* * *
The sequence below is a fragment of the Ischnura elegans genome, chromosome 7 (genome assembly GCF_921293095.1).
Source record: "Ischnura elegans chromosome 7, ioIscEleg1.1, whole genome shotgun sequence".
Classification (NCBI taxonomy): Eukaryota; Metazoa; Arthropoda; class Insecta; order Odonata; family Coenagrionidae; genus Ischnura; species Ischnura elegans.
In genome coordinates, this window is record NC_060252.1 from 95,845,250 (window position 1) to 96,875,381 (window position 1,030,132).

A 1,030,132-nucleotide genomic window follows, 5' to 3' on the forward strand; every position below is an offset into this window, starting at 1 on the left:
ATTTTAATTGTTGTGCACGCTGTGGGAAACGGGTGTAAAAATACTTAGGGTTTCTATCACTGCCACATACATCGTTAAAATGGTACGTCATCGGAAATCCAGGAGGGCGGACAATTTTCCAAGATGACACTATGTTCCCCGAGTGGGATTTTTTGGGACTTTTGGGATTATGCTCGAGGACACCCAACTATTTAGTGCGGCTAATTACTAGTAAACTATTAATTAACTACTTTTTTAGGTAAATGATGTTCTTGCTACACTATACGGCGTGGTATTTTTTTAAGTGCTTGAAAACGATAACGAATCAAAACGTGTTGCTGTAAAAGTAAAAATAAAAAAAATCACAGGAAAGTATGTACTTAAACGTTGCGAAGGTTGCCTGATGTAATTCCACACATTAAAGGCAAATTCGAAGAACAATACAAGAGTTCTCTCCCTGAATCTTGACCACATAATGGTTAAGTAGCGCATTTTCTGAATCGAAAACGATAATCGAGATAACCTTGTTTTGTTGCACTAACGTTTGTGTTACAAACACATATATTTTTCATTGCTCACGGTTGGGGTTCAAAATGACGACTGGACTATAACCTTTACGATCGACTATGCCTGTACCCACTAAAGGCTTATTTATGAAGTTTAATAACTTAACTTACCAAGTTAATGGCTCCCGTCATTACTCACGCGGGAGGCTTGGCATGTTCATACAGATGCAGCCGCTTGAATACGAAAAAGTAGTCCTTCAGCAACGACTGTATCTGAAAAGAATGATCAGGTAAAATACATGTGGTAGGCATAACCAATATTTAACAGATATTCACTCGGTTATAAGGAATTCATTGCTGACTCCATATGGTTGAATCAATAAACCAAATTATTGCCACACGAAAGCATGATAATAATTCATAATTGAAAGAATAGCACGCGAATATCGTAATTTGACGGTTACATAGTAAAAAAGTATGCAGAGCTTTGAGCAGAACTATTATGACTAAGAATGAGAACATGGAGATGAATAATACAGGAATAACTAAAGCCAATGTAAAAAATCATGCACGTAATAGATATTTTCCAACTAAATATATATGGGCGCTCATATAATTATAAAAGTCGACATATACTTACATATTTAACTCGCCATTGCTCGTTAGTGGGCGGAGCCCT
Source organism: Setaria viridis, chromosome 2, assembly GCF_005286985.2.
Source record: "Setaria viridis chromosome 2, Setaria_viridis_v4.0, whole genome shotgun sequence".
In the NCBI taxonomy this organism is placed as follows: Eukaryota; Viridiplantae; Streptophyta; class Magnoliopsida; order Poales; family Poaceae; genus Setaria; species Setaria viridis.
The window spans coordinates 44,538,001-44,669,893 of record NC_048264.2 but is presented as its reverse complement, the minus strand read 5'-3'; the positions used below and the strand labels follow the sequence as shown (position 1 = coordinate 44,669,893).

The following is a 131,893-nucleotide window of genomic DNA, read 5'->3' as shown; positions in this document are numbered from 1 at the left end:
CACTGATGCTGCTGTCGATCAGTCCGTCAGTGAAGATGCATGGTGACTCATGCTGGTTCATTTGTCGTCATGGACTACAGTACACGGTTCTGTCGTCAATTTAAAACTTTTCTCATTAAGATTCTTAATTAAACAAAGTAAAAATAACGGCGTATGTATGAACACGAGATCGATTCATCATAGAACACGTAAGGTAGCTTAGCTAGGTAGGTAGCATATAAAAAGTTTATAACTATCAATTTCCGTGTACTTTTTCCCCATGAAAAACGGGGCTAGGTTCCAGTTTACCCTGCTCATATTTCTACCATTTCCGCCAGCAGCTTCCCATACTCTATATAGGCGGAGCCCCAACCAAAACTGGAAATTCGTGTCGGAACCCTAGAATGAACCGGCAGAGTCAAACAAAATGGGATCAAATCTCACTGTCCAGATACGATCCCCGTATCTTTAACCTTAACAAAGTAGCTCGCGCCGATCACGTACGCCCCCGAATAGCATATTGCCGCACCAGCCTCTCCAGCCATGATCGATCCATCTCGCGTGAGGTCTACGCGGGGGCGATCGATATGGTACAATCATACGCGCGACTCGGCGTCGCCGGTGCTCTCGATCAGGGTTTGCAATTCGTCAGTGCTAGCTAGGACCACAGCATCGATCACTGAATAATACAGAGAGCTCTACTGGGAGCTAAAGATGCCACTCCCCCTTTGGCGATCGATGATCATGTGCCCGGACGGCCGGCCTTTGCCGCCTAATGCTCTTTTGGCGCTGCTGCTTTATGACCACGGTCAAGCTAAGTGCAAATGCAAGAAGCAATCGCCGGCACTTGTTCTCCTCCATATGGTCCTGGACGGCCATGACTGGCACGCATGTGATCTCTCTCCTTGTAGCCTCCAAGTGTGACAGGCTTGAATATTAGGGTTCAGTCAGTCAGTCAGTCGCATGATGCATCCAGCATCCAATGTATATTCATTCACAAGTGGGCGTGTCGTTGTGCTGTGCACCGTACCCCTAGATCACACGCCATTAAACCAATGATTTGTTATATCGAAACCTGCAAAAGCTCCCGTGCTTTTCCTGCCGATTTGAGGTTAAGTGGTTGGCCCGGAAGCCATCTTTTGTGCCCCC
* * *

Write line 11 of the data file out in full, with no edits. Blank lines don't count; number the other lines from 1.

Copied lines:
The following is a 131,893-nucleotide window of genomic DNA, read 5'->3' as shown; positions in this document are numbered from 1 at the left end: